Published May 5, 2021 | Version v1
Poster Open

Optofluidic Force Induction Scheme for the Characterization of Nanoparticle Ensembles

  • 1. Institute of Physics, University of Graz; Brave Analytics GmbH
  • 2. Brave Analytics GmbH
  • 3. Institute of Biophysics, Medical University of Graz
  • 4. Brave Analytics GmbH; Institute of Biophysics, Medical University of Graz
  • 5. Institute of Physics, University of Graz


Contact person:

  • 1. Institute of Physics, University of Graz


Momentum transfer from light to matter provides the basic principle of optical tweezers, which have been awarded the Nobel Prize in Physics 2018.[1] Most studies have hitherto employed this principle for trapping and manipulation of single nanoparticles. However, in a microfluidic channel one can also monitor the effect of optical forces exerted on ensembles of dielectric nanoparticles, to acquire knowledge about various nanoparticle parameters, such as size, shape or material distributions.

In this paper we present an optofluidic force induction scheme (OF2i) for real-time, on-line optical characterization of large ensembles of nanoparticles.[2] Our exp­eri­mental setup builds on precisely controlled fluidics as well as optical elements, in comb­­­ination with a focused laser beam with orbital angular momentum. By monitoring the single-particle light scattering and nanoparticle trajectories, we obtain detailed number-based information about the properties of the individually tracked particles.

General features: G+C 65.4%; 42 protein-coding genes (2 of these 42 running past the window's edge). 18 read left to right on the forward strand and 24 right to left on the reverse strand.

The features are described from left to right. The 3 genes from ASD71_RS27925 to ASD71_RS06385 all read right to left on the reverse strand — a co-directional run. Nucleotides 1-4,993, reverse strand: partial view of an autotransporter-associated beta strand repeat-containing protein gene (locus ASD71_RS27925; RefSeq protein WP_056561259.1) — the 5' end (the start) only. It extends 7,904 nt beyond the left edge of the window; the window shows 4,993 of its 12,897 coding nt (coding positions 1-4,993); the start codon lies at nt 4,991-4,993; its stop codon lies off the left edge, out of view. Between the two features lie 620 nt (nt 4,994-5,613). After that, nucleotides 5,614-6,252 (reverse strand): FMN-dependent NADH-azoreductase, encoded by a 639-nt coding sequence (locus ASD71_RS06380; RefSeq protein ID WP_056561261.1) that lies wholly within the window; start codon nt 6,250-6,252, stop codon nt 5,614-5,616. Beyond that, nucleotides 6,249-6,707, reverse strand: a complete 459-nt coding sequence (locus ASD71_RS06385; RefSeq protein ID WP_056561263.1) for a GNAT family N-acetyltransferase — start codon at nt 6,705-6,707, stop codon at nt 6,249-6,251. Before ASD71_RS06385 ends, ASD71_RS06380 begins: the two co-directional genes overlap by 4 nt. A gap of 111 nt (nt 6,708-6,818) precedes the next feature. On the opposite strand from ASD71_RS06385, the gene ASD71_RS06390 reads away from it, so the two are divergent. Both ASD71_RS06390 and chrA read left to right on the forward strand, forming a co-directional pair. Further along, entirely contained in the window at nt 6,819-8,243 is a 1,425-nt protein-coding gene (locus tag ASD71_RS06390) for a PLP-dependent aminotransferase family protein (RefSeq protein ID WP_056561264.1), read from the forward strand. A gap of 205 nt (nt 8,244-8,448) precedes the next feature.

We analyse the trajectories using a simulation approach based on Maxwell’s equati­ons and Mie’s theory, in combination with realistic laser fields and fluidic forces.[3] We discuss the basic physical principles underlying the OF2i scheme and demonstrate its applicability using standardized Latex particles with a pre-determined size distribution. Our results prove that OF2i provides a flexible work bench for numerous pharmaceutical and technological applications, as well as medical diagnostics.

[1]      Ashkin A., PNAS 1997, 94, 4853-4860.
[2]      C. Hill. (2020). EU Patent No. 3422364B1. European Patent Office.
[3]      A. D. Kiselev and D. O. Plutenko, Phys. Rev. A 2014, 89, 043803.



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NanoPAT – Process Analytical Technologies for Industrial Nanoparticle Production 862583
European Commission